Bluetooth Data Exchange Between Android Phones Without Pairing

What if two Noomers in the same restaurant, concert, or bar could discover one another and connect over a shared interest, favorite food, or activity? What if even without an internet connection, they could chat and support one another relatively anonymously without sacrificing the security of their device.

During Noom’s Winter 2015 Hackathon I decided to explore these questions. I wanted to find a way for our users to talk to each other without pairing or Internet access by using Bluetooth.

I’ve written a full paper on this topic, which you can find here, but here’s an overview of how it works:

Bluetooth devices are identified using MAC IDs, and device names. However, they also offer a list of supported services using UUID numbers. Devices use the Bluetooth Service Discovery Protocol (SDP) to scan for nearby devices and discover what services they offer.
Screen Shot 2015-07-01 at 4.21.06 PM

I ended up storing information as fake Bluetooth services, by encoding binary data in the UUID strings representing available services. This approach does not pair the devices.

To distinguish our services from others, I used the last 4 characters / 2 bytes as “C0DE”. There are also two parts of the UUID that are always set to “4” and “8” (UUID version number and reserved data). This will leave us with 104 bits or 13 bytes per service UUID to use with data. It would be trivial to extend this to support multiple UUIDs with different messages in them.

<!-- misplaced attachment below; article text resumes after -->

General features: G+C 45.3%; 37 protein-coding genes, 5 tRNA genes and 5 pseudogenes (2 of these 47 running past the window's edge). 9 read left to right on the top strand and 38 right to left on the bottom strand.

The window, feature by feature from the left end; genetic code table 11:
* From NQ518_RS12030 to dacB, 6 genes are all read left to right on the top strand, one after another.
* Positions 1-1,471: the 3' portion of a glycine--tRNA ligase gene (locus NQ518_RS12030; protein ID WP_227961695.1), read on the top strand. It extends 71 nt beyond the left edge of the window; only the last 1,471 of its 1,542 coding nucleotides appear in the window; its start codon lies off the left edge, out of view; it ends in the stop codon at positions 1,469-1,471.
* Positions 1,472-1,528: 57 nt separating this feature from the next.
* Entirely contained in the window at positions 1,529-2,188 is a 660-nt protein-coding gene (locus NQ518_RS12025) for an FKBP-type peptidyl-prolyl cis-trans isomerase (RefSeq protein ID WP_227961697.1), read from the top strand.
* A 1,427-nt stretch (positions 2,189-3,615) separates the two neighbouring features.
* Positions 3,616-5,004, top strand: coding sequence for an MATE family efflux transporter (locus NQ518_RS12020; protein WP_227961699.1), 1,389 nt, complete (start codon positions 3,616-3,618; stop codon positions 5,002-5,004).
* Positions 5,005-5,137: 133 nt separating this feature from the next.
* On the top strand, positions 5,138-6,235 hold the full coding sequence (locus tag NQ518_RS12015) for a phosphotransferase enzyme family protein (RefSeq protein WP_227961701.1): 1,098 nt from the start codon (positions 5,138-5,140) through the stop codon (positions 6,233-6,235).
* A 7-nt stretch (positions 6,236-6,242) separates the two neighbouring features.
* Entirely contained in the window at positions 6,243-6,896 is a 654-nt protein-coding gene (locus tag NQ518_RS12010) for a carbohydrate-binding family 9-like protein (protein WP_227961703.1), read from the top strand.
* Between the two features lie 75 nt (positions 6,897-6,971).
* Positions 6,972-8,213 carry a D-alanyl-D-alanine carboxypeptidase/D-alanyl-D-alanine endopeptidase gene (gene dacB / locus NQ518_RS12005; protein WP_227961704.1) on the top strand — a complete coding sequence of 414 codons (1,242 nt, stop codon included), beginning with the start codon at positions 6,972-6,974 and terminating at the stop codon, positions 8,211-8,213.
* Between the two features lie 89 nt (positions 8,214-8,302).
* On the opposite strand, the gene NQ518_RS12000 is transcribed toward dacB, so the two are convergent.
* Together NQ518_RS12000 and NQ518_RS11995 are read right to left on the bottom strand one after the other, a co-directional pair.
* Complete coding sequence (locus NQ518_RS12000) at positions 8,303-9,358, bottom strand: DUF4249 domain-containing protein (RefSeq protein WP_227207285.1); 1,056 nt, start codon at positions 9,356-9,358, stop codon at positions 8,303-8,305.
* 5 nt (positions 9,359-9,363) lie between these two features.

Example of our UUID strings appears below:
Screen Shot 2015-07-01 at 4.21.42 PM

Detection and extraction of data is done using a regular expression:
Screen Shot 2015-07-01 at 4.21.55 PM

To encode data, we would pad it with zeros, and convert to binary, then encode inside a UUID:
Screen Shot 2015-07-01 at 4.22.11 PM

Once we have the data we want to encode, it’ is trivial to actually register the service as follows:
Screen Shot 2015-07-01 at 4.22.21 PM

To locate services on other devices, the following steps would be needed:

  1. Scan the surrounding area for Bluetooth devices and watch out for new devices (as per Android guide here).
  2. Once you found a device, you would call the fetchUuidsWithSdp method.
  3. Watch for ACTION_UUID intent and collect list of UUIDs.
  4. Loop through the list of UUIDs and extract the data via regular expressions.